transportation of water from remote areas where water is more abundant
can be expensive and politically difficult.









A second major water resource concern in Florida is the lack of a
comprehensive, integrated planning process that joins land and water use
planning for the entire State. Consumptive uses of water are regulated
by the five water management districts, a system which recognizes
regional differences in water needs and resources in different regions of
the State. As required by the State Water Policy (Chapter 17-40, Florida
Administrative Code) the water management districts are engaged in
regional water use planning to identify water needs and sources within
their districts. At the same time, all cities and counties are required
by the Local Government Comprehensive Planning and Land Development
Regulation Act of 1986 to plan for their future water and land use. The
result is that water and land use planning efforts have not been well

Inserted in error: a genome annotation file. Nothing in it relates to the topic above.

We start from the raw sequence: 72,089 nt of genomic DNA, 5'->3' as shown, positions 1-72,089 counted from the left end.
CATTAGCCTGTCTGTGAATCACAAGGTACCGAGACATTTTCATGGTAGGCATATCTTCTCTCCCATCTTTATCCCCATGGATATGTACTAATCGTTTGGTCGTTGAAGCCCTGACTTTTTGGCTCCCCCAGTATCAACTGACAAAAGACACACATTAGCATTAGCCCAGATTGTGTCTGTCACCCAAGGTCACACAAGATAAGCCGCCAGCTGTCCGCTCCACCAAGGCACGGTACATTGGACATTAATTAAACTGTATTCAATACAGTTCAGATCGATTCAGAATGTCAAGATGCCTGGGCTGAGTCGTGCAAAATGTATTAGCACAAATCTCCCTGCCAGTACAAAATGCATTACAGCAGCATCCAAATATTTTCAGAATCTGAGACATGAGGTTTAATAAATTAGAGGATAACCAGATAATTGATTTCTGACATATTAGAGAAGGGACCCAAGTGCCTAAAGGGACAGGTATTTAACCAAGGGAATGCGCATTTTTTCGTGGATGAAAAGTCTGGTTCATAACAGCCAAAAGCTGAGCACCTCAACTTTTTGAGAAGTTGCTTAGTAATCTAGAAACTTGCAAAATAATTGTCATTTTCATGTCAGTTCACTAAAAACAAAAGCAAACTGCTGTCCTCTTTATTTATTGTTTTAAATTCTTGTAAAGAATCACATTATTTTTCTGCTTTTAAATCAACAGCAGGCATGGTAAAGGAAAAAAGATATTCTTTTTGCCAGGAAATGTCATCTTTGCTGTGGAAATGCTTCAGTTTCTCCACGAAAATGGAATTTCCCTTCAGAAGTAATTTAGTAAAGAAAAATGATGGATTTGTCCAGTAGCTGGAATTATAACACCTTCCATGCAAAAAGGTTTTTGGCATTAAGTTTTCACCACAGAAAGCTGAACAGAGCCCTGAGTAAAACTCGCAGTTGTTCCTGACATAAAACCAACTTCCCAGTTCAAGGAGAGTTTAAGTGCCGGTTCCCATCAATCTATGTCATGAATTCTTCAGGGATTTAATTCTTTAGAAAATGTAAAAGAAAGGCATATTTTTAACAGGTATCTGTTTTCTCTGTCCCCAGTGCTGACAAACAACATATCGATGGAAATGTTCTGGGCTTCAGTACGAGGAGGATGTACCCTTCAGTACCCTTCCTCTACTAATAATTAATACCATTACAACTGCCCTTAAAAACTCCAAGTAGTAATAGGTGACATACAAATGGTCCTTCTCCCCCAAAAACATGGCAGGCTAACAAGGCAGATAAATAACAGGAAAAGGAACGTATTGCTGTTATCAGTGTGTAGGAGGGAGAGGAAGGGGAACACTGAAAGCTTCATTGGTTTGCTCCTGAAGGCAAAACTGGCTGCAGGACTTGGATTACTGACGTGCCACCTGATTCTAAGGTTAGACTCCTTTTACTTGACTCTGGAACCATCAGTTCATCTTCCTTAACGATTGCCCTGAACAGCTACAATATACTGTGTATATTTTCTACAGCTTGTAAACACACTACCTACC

integrated. There needs to be a well defined procedure or requirement to
coordinate water use planning at all levels of government, and to closely
join this critical resource issue to planning for growth through land use
planning. There is a clear need to improve coordination between levels
of government, and between land and water use planning to assure adequate
water supplies for Florida's future.

Compounding the problems of unequal population and water supply
distribution, and the lack of integrated water and land use planning, is
the State's population growth. In the five years between 1982 and 1987,
the population of Florida grew 16.1 percent from 10.4 to 12.0 million.
The population is expected to grow by 12.3 percent in the five years
between 1987 and 1992 to 13.5 million, and 9.2 percent to 14.7 million by
1997. This continuing growth increases demands on the use of the State's
water resources and compounds existing water use problems.

In responding to these identified water resource problems, it is evident